Personally, I think the prize money payouts on all the tours are too exponential. The top players make a lot, but players down the line make very little. There is not much difference in the top placers of a tournament and those placing further down. This is why I think more money and more tournaments is good for pro golf. Talent is deep in pro golf now.

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19th Hole

Check out 14-year-old Bryson on the range discussing his future before rise to stardom



Videos of today’s stars when junior players are a common theme – look at the pairing of Justin and Jordan and the (almost) hundreds of Tiger movies – and Instagram site Long Drivers recently released a video of a 14-year-old Bryson DeChambeau, just before he made his trip to the World Youth Team Championship.

In the video, Bryson talks positively about his status as the top Californian player in his age group, commenting that it’s “fun for me and I enjoy that reputation” – almost a prophetic statement given his prominence in today’s game.

Playing since before he can remember and winning tournaments since the age of eight, a teenage Bryson looks to secure a place at Stanford and sees the upcoming event as “very serious actually”, again a prophetic vision of the player we see at double that age today.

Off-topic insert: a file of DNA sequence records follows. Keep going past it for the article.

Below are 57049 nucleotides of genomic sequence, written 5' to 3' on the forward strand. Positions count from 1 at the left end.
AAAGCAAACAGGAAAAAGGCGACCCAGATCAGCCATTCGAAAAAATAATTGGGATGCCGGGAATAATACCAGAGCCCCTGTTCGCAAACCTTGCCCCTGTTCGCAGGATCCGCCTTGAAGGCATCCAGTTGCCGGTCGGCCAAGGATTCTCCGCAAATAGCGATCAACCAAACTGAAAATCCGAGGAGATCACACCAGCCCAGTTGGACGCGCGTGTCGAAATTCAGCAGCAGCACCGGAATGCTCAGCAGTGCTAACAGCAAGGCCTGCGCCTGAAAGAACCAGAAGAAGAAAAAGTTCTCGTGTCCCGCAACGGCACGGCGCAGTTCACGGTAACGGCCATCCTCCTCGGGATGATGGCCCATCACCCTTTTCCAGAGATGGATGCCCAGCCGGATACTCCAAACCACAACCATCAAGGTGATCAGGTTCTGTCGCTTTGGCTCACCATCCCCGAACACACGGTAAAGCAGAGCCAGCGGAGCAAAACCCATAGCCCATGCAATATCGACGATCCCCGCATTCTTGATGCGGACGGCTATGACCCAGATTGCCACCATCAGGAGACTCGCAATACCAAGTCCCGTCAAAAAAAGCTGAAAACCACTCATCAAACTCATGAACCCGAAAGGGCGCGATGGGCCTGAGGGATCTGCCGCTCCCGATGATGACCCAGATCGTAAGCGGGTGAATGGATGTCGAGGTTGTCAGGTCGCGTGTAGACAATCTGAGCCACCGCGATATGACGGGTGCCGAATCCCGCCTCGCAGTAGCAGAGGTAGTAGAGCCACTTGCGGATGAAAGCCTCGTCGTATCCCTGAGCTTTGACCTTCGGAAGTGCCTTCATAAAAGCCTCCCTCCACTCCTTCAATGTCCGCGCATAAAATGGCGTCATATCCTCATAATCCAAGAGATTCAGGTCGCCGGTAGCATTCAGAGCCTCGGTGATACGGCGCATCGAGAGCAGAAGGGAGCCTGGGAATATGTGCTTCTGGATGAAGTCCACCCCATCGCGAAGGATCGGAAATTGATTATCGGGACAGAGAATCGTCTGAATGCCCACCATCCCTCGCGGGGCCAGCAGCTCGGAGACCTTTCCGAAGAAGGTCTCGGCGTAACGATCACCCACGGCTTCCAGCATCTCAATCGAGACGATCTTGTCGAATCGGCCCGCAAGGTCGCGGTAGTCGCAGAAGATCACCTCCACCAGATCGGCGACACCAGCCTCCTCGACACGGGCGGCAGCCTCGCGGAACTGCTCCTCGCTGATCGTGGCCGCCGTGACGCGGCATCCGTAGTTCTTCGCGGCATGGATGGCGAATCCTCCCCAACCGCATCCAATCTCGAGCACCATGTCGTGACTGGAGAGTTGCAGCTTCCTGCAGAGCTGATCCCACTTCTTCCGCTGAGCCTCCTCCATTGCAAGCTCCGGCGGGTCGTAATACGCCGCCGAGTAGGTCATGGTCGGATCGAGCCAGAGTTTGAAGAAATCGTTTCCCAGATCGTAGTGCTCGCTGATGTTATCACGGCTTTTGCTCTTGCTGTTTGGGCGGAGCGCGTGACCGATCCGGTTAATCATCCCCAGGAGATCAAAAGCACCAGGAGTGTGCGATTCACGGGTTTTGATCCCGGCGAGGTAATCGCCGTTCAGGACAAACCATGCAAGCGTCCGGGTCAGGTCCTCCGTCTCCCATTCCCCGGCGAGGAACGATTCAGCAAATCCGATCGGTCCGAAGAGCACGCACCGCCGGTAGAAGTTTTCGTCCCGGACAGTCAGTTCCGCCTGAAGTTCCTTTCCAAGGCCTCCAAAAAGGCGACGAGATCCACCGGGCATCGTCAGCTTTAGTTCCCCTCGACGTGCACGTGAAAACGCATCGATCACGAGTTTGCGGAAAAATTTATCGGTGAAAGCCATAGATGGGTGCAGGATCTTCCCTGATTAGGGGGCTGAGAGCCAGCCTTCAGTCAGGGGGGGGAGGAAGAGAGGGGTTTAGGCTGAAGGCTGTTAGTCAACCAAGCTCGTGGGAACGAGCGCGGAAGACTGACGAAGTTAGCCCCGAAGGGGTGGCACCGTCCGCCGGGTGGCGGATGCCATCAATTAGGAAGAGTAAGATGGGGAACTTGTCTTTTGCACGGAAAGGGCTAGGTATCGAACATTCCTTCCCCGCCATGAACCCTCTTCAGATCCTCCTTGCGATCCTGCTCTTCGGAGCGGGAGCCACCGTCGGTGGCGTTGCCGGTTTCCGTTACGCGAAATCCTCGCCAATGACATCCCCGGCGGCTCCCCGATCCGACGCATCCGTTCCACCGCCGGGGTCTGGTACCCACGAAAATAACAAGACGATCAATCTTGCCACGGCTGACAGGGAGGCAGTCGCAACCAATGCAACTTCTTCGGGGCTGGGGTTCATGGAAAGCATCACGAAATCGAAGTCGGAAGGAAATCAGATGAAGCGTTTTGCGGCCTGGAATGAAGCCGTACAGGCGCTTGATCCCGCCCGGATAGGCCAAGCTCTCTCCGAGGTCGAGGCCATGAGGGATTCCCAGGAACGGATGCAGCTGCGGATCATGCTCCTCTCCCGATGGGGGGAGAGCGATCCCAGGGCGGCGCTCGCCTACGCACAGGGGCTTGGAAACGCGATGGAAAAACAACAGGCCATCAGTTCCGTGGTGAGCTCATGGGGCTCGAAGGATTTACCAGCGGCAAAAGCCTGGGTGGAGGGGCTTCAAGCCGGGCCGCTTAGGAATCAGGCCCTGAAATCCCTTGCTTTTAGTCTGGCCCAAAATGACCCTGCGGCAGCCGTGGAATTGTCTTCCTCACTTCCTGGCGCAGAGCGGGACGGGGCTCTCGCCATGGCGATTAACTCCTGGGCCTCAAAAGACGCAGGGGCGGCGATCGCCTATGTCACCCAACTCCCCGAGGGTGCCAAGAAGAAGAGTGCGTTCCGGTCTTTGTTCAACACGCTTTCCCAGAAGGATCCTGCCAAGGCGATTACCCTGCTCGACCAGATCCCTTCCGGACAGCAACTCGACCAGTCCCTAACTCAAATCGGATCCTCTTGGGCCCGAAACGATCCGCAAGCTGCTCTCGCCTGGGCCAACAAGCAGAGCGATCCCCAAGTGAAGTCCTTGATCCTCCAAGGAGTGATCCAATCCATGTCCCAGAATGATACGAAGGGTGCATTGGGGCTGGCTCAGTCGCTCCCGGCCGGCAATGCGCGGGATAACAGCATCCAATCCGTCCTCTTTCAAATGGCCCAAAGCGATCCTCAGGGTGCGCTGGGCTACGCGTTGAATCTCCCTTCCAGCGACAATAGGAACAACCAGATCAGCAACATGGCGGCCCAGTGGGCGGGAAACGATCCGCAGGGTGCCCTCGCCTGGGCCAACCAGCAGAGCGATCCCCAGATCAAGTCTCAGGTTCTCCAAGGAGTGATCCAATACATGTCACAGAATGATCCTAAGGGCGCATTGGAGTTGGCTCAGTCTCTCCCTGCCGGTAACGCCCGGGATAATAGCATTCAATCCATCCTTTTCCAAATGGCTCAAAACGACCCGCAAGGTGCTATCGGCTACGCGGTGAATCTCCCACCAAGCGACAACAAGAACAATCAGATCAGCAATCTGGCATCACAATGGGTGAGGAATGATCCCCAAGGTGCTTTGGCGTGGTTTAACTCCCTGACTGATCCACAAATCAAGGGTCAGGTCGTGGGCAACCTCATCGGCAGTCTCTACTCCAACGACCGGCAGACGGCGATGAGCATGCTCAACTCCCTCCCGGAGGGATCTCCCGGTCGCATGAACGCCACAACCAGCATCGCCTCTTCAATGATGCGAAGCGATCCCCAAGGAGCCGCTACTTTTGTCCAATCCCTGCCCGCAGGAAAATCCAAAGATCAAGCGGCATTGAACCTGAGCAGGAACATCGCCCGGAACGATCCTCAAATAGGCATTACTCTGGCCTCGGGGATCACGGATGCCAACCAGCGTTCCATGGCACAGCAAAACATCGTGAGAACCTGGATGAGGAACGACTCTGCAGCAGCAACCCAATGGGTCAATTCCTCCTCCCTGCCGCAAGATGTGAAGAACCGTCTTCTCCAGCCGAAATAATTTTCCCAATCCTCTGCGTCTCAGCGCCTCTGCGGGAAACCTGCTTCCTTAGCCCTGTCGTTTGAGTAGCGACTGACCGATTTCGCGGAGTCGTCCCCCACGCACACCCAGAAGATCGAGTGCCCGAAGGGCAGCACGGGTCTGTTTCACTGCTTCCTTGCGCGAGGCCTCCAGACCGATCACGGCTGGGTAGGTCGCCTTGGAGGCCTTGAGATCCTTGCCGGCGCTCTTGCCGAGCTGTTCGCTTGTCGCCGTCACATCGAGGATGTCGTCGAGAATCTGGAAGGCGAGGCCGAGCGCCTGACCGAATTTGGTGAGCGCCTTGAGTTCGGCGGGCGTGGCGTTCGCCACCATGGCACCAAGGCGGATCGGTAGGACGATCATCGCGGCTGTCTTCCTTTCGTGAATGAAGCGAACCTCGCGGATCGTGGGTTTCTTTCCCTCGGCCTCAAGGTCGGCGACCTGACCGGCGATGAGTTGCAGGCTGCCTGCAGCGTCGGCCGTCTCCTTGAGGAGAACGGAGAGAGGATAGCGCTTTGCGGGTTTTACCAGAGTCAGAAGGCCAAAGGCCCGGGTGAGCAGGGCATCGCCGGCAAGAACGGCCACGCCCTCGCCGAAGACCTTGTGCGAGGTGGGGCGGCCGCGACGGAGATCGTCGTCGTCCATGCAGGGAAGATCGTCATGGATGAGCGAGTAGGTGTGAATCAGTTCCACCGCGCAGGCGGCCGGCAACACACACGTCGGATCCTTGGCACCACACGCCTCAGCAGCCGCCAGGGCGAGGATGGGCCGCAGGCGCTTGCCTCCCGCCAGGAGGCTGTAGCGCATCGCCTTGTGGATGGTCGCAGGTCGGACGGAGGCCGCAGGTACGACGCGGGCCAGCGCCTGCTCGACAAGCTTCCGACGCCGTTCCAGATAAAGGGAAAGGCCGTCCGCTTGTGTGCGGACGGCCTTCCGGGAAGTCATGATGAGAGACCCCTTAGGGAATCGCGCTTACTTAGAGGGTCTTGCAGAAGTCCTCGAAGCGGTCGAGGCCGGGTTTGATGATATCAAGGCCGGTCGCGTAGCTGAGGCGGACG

Bryson’s coach gets a few lines in the short clip and, alongside eulogizing about his talent, states that “he’s getting noticed by a lot of big-time people”.

Check out the video below.


View this post on Instagram


A post shared by Long Drivers (@long.drivers)

Now, as a winner of eight events on the PGA Tour, including the U.S Open, and with a win in Dubai on the European Tour, I guess we can say he has been a world-class player in the making for a very long time.

So close to a hugely publicized ‘match’ with Brooks Koepka, I reckon we can say he’s still getting noticed.

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19th Hole

Bubba Watson reveals he asked ‘the Lord to take him’ during mental health struggles



Bubba Watson has been dealing with mental health issues originating back in 2017 and recently published his journey in his book Up & Down.

A few years ago, the two-time Masters champ had lost a lot of weight due to a stomach issue which caused his golf game to suffer tremendously. At that time, Bubba had considered retiring from golf, and all of the downtime had caused his mind to take him “down a rabbit hole.”

Fearing he wasn’t good enough and wasn’t well-liked Watson “feared for” his life and described his feelings to CNN’s Patrick Snell as being the “darkest of the dark at that moment.”